The Mirror Effect: U.S. and China

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The White House USA
The White House, USA. Photo: Bernt Rostad/Flickr

Ever since the Cold war ended, there has been a tentative and indecisive power structure reigning over the world. With the U.S. learning to walk without a substantive nation-state enemy, it was establishing itself as the new unipolar world power capable of taking control of entire political, social and economic spheres of the world.

This was not the first time in recent history for this to occur, as a political power vacuum existed after the Second World War. But with the demise of Germany and Japan as economic and military superpowers at the end of WWII, the U.S. was able to fill the gap left and fight its communist counterpart. The difference back then was that U.S. was fighting against Soviet arrogance.

The USSR had always been under the impression that it could stand against the American threat, and through the 60’s, the Iron Curtain provided the guise that it needed to sustain that construct. In the end, its own inflexibility and rigidity led to its eventual downfall.

The situation after the Cold War was much different in China, as that nation-state was at a centurial crossroads. Either it could cling on to its communist history, staying the course — or it could democratize the system completely. While the U.S. was busy trying to take over the state of affairs of the world, China was able to take advantage of its history and its newly adapted capitalistic values. People had always made sacrifices for the greater common good. Now they were willing to continue living in dilapidated conditions while making a living for themselves.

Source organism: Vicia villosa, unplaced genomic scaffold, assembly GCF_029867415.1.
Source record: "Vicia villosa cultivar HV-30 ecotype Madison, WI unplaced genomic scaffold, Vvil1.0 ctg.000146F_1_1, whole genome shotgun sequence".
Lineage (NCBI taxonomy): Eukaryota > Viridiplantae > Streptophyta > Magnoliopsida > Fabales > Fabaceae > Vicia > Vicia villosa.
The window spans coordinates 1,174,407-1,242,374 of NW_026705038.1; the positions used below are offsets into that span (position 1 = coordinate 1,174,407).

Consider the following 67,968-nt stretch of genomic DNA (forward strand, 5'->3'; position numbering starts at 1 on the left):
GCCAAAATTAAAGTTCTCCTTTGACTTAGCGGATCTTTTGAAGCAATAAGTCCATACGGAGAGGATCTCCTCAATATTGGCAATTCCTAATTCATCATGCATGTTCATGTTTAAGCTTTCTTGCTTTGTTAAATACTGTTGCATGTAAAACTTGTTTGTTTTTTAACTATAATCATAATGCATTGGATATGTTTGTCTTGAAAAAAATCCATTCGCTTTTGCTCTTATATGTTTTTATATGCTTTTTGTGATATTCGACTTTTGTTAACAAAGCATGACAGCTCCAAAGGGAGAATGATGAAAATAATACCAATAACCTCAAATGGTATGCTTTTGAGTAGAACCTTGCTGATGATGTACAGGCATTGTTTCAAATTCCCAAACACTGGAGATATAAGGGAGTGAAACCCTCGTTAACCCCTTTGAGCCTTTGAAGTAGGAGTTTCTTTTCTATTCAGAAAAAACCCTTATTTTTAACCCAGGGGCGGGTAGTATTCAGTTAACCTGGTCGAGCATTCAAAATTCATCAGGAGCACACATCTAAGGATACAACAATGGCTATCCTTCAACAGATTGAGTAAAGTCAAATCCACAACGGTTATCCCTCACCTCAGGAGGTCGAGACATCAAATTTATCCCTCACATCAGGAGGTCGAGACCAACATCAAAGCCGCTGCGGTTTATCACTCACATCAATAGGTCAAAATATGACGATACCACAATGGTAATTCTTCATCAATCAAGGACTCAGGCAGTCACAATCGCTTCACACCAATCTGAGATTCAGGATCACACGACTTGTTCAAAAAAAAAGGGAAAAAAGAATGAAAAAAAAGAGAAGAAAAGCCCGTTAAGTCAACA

The Mutual Assured Destruction of the Cold War evolved into something new. This time, the U.S. could not use the excuse of the communist threat against China it had used against the Soviets throughout the late 20th century. They had to deal with the rising political and economic threat represented by a rising capitalist China, with their own ‘Made in the U.S.A.’ capitalistic values. Now the situation seems that the two superpowers stand at a precipice where not only China is able to dictate the international state of affairs, they are also able to carve out an economic policy as well.

The Great Hall of People, China
The Great Hall of People, China. Photo-May Wong/Flickr

With the economic muscle that China now holds with its financial and infrastructure assets around the world, it is clear that China has been able to not only take over as the largest world producer, but is now also becoming the largest consumer in raw materials as well.

All of which brings new meaning to the events that have taken place in the financial world.

First, many of the American regulators have been claiming that Chinese auditors are cooking the books. The companies listed in the American stock exchanges have been notified about these claims, and many of the stocks were blocked from trading altogether, based on these fears.